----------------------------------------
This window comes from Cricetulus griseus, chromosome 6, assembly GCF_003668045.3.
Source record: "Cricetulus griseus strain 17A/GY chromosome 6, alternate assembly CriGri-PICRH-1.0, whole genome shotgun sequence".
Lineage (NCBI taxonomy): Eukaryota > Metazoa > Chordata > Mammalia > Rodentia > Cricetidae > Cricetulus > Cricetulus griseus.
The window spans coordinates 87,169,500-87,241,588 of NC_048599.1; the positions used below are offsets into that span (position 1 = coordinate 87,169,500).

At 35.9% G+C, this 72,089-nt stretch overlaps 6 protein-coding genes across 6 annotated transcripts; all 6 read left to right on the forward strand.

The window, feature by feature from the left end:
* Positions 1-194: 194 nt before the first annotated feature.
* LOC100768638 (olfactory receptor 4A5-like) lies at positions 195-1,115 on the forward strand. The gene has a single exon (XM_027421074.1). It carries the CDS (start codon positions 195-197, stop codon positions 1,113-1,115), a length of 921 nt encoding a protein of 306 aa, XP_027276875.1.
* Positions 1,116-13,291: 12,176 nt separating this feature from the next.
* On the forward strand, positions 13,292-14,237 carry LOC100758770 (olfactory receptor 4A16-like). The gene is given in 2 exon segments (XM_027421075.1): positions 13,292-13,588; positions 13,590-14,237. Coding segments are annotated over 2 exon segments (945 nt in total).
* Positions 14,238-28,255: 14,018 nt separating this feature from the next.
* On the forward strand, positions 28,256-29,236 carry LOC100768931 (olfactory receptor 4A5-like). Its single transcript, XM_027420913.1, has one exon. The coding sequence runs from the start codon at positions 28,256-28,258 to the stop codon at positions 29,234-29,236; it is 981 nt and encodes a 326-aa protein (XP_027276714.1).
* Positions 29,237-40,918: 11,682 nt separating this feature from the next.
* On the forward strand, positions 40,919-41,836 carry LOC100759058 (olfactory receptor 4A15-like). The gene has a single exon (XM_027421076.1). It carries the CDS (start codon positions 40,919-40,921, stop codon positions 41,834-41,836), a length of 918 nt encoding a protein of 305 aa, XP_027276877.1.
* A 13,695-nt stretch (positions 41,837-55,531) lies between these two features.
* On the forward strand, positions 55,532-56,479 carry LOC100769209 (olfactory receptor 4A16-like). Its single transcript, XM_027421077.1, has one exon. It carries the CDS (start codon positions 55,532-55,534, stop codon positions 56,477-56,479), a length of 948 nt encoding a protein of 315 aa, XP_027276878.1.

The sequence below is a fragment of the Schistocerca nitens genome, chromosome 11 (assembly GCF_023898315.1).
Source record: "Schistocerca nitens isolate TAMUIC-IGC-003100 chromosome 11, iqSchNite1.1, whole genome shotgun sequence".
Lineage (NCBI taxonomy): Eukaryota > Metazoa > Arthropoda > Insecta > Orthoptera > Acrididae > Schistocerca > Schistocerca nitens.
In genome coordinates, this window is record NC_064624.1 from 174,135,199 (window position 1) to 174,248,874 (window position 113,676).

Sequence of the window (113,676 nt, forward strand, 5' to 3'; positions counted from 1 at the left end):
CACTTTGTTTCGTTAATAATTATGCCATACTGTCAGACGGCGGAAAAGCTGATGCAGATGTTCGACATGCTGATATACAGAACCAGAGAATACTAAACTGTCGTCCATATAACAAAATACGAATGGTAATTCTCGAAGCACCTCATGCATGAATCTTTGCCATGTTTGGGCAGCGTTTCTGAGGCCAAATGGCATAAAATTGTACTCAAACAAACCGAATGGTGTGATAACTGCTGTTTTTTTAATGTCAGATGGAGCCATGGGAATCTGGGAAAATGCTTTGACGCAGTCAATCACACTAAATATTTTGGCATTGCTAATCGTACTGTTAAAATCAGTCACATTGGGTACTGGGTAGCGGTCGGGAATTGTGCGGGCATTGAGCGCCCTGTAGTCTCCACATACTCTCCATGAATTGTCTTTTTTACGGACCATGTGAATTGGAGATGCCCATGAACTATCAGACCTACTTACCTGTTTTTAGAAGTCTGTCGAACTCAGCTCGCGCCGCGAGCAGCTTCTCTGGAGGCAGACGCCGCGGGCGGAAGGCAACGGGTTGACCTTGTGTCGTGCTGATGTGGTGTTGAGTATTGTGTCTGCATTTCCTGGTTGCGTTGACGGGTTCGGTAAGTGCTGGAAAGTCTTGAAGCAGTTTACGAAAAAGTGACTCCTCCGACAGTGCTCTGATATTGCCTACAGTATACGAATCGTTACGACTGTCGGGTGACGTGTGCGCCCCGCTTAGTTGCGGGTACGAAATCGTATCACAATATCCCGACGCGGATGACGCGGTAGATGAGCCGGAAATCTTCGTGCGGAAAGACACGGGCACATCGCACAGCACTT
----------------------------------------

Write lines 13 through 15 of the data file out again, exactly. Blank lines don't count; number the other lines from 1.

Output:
* Positions 29,237-40,918: 11,682 nt separating this feature from the next.
* On the forward strand, positions 40,919-41,836 carry LOC100759058 (olfactory receptor 4A15-like). The gene has a single exon (XM_027421076.1). It carries the CDS (start codon positions 40,919-40,921, stop codon positions 41,834-41,836), a length of 918 nt encoding a protein of 305 aa, XP_027276877.1.
* A 13,695-nt stretch (positions 41,837-55,531) lies between these two features.